Every week when I look through my Inception cards to pick out who to research, I struggle with the decision. There are some guys that I know much better than others - like Carlos Correa and Byron Buxton - some guys I am just flat intrigued by (Jorge Soler) and others I know or care nothing about. I want to get to know all of these players and cards, so I will get to them eventually. But I know I need to start choosing some cards of guys who have not made much headway or don’t look like they will ever make.
But this week is not one of those players!
Jake Lamb is in the spotlight this week, and not just because he has an awesome first name! Rake Lamb, as some fantasy baseball podcasts are known to call him, was really fun to learn about this week!
I will have to go back and check, but I think that to this point, Jake Lamb may be the lowest drafted player I have profiled. Brett Phillips was in the same round, but he was 189th overall, while Lamb came in at 213th overall from the University of Washington. Lamb was a Freshman All-American and All-Pac 12 at UW, then followed that up by being All-Pac 12 for the next two years.
That’s the kind of pedigree that makes me wonder why I guy doesn’t get taken until the sixth round.
It was honestly kind of difficult to find a lot of in-depth scouting on Lamb from his college years or near the draft. Could this be because of the lack of national exposure the Northwest has for college baseball?I don’t know. But I left with the impression that Lamb “came out of nowhere,” which is odd for a guy who was obviously a top notch college ballplayer.
Some scouts takes on Lamb from early on and more recent comments:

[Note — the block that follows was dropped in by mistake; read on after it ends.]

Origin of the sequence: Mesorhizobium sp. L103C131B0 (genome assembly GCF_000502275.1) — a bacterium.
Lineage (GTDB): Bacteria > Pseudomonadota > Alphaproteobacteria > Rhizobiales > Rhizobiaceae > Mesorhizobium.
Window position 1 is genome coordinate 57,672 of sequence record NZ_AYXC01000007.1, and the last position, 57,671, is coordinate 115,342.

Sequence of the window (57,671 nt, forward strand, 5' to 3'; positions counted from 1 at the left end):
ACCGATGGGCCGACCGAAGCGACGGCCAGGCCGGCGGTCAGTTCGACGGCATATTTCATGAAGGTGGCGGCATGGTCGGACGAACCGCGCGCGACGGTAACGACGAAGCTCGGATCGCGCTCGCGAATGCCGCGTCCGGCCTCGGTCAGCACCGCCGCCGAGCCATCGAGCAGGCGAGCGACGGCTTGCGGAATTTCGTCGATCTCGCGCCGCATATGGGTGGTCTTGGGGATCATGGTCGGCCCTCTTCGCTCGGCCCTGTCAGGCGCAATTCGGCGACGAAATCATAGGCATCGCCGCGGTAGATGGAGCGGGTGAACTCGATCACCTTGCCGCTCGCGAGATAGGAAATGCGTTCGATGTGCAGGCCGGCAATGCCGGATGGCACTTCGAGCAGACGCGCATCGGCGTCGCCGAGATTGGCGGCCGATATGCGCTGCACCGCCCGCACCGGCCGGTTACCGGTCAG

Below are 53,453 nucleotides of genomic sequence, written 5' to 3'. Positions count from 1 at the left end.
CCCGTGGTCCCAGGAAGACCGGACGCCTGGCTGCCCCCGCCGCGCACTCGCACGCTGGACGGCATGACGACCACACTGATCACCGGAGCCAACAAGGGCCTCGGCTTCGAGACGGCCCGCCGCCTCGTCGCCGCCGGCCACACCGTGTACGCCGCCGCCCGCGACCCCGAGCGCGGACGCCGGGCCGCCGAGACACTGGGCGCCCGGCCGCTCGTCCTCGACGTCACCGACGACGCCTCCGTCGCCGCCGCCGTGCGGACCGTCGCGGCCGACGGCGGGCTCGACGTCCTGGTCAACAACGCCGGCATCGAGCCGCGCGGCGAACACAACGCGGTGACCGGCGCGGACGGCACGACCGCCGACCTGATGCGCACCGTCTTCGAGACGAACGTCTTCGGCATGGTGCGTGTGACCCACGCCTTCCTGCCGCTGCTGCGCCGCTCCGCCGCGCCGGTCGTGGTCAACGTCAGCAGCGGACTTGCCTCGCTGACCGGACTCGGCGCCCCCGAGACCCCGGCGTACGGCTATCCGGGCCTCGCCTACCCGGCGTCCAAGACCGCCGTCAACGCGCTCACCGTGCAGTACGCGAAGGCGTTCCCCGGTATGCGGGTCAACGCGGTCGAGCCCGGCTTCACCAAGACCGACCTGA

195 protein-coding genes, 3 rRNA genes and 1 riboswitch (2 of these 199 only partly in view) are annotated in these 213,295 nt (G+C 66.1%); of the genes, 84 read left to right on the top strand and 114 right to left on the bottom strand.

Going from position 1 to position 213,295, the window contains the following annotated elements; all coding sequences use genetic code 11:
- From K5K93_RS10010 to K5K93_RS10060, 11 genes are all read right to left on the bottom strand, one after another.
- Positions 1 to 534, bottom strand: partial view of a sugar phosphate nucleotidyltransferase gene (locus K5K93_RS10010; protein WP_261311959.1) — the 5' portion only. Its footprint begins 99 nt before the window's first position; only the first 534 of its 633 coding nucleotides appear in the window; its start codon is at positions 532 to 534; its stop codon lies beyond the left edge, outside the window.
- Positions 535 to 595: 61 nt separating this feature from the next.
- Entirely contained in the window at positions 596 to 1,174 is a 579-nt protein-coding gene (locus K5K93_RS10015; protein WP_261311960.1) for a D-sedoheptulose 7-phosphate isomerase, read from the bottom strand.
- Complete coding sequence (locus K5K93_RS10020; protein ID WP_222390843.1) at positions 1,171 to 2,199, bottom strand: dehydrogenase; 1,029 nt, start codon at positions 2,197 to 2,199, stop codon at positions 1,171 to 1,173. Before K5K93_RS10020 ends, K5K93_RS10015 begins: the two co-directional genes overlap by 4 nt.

- Prototypical pull hitter. But what's a bit different about Jake is his ability to pull the ball pitched on the outer half of the plate with reasonable success.
- Probably one of the shortest swings executed in the league. Shorter swings = longer time to react.
- Lamb is a legitimate plus defender at third base with excellent range, soft hands and above-average arm strength as well as the agility and athleticism to stick at the position long term.
- Has monster power and pretty decent plate patience, too. Owns a very strong arm at the hot corner and is generally a sound defender.
- Strikes out way too much, so he will need to curb his penchant for swinging and missing in order to maximize output in MLB.
My takeaway from this? He is a typical major league player in this day and age. Plays good defense, strikes out too much but has a ton of power. How many teams have that kind of profile as their default search term? I imagine he would fit right in with the Astros!
In looking at his short Minor League stint, it’s obviously that Lamb was going to get a shot at the MLB from the very first few weeks into his career. In 2012, Lamb was among the league leaders in hits, doubles, RBI, slugging pct., OPS, homers and average; he finished 8th or above in all of those categories.
In 2013 Lamb continued his rise through Rookie and Advanced A, leading to his being named the No. 9 or No. 10 prospect in all of baseball depending on who you asked at the time (Baseball America or MLB.com). In 2014 he spent time in AA then AAA before making his debut with the Diamondbacks on September 7, going 1-4 with a strikeout.